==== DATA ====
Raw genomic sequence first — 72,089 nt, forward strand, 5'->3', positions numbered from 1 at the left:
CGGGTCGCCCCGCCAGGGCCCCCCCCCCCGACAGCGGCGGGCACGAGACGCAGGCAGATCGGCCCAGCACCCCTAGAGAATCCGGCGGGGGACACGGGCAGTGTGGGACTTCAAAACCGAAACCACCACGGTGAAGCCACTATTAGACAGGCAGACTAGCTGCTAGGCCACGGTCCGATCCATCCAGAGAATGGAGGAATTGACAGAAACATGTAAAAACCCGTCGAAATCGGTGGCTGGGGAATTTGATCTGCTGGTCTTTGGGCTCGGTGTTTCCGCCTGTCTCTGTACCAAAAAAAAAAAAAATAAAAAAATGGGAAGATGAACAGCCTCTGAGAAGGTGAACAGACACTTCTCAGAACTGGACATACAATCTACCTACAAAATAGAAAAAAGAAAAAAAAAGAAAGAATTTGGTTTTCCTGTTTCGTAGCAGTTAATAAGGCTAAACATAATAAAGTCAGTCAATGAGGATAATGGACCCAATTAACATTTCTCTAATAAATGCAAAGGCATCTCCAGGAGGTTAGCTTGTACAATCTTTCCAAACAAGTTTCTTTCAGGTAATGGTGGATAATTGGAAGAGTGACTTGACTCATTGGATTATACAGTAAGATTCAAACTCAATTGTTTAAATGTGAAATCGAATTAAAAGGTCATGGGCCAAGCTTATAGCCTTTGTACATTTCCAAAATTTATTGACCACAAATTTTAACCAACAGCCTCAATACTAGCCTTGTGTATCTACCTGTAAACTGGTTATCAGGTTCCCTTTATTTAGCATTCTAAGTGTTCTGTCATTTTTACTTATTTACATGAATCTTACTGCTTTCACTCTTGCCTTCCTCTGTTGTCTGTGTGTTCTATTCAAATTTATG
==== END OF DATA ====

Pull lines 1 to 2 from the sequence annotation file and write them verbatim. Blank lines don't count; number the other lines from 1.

Raw genomic sequence first — 72,089 nt, forward strand, 5'->3', positions numbered from 1 at the left:
CGGGTCGCCCCGCCAGGGCCCCCCCCCCCGACAGCGGCGGGCACGAGACGCAGGCAGATCGGCCCAGCACCCCTAGAGAATCCGGCGGGGGACACGGGCAGTGTGGGACTTCAAAACCGAAACCACCACGGTGAAGCCACTATTAGACAGGCAGACTAGCTGCTAGGCCACGGTCCGATCCATCCAGAGAATGGAGGAATTGACAGAAACATGTAAAAACCCGTCGAAATCGGTGGCTGGGGAATTTGATCTGCTGGTCTTTGGGCTCGGTGTTTCCGCCTGTCTCTGTACCAAAAAAAAAAAAAATAAAAAAATGGGAAGATGAACAGCCTCTGAGAAGGTGAACAGACACTTCTCAGAACTGGACATACAATCTACCTACAAAATAGAAAAAAGAAAAAAAAAGAAAGAATTTGGTTTTCCTGTTTCGTAGCAGTTAATAAGGCTAAACATAATAAAGTCAGTCAATGAGGATAATGGACCCAATTAACATTTCTCTAATAAATGCAAAGGCATCTCCAGGAGGTTAGCTTGTACAATCTTTCCAAACAAGTTTCTTTCAGGTAATGGTGGATAATTGGAAGAGTGACTTGACTCATTGGATTATACAGTAAGATTCAAACTCAATTGTTTAAATGTGAAATCGAATTAAAAGGTCATGGGCCAAGCTTATAGCCTTTGTACATTTCCAAAATTTATTGACCACAAATTTTAACCAACAGCCTCAATACTAGCCTTGTGTATCTACCTGTAAACTGGTTATCAGGTTCCCTTTATTTAGCATTCTAAGTGTTCTGTCATTTTTACTTATTTACATGAATCTTACTGCTTTCACTCTTGCCTTCCTCTGTTGTCTGTGTGTTCTATTCAAATTTATG